HIV Incidence Decreasing But Not Among Latino and AA Gay and Bisexual Men

MedicalResearch.com Interview with:
Sonia Singh, PhD, Epidemiologist
Division of HIV/AIDS Prevention
CDC 

MedicalResearch.com: What is the background for this study? What are the main findings?

Response: HIV infection is a persistent health concern in the United States, particularly for people at high risk of infection such as gay and bisexual men. We used data from the National HIV Surveillance System to estimate HIV incidence and prevalence and the percentage of undiagnosed HIV infections overall and among gay and bisexual men.

Estimated HIV incidence declined nearly 15% overall in the U.S. from an estimated 45,200 infections in 2008 to 38,500 in 2015. Estimated HIV incidence declined for both males (9%) and females (33%) over this period. Estimated HIV incidence declined 32% among heterosexuals, 42% among people who inject drugs and 20% among gay and bisexual men who also inject drugs. Estimated HIV incidence remained relatively stable among gay and bisexual men; however, it increased over 25% among Latino gay and bisexual men, almost 45% among gay and bisexual men ages 25 to 34 and 30% among gay and bisexual men ages 55 and older.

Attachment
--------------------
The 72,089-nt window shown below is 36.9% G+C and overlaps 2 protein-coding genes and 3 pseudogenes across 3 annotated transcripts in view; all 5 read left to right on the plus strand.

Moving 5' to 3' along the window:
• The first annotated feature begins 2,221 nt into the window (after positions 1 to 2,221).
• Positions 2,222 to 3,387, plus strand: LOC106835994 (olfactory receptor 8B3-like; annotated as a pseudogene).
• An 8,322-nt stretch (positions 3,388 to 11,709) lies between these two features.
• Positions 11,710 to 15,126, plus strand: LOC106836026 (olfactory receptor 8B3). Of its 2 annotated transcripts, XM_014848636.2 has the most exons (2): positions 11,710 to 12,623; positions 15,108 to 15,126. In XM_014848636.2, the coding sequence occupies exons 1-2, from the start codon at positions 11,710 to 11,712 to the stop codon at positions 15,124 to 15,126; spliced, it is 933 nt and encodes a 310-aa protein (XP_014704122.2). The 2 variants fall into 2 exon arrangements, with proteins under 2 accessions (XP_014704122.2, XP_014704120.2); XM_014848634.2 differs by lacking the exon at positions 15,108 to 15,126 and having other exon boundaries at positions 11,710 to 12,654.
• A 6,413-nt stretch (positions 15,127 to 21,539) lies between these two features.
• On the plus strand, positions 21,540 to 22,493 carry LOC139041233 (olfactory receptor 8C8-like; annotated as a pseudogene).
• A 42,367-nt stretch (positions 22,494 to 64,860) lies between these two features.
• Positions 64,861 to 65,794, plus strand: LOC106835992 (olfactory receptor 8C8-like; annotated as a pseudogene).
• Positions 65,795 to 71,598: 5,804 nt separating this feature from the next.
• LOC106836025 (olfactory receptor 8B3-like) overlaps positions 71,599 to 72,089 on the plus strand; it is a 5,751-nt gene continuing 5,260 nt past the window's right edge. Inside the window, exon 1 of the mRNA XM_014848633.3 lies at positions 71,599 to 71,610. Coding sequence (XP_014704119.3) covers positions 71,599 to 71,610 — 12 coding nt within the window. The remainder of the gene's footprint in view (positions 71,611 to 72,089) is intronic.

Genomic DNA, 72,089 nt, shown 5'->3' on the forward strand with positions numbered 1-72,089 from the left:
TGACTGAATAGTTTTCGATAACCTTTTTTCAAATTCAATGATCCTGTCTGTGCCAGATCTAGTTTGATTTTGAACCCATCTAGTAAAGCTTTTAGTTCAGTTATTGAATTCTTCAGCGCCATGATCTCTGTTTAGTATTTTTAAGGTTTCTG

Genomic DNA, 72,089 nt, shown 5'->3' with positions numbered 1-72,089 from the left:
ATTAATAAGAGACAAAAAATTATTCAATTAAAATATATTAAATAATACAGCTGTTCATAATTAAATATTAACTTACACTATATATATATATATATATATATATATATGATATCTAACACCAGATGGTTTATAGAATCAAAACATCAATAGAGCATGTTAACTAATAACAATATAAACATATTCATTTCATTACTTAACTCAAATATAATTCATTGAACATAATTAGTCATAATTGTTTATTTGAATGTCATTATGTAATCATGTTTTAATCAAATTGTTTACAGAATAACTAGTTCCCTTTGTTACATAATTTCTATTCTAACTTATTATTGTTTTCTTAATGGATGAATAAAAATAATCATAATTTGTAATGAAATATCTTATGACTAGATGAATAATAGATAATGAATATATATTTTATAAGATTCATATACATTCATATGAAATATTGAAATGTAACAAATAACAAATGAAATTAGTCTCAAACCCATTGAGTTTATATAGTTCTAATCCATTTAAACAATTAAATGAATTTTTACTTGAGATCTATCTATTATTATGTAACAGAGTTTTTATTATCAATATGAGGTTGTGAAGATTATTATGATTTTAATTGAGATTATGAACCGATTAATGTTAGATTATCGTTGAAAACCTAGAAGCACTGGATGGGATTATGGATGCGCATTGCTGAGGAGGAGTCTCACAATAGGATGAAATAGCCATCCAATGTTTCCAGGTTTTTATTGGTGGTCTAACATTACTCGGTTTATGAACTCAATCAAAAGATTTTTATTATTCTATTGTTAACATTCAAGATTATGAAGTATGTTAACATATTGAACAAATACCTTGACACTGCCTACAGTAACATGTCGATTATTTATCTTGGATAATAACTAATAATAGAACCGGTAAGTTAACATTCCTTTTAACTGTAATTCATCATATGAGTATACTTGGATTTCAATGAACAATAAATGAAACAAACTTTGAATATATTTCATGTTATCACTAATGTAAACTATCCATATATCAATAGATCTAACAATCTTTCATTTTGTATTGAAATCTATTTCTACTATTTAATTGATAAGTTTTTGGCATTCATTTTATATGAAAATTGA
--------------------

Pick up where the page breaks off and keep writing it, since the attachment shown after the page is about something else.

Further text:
The percentage of undiagnosed HIV infections decreased nearly 20%, from 18.1% in 2008 to 14.5% in 2015. The percentage of undiagnosed HIV infections among gay and bisexual men declined 21.6%, from 21.3% in 2008 to 16.7% in 2015. In 2015, the percentage of undiagnosed HIV infections was highest among gay and bisexual males ages 13-24 (52.2%) compared to other age groups and higher among Latino (20.1%) and African American (19.6%) gay and bisexual men, as well as Asian gay and bisexual men (20.5%), compared to white gay and bisexual men (11.9%).

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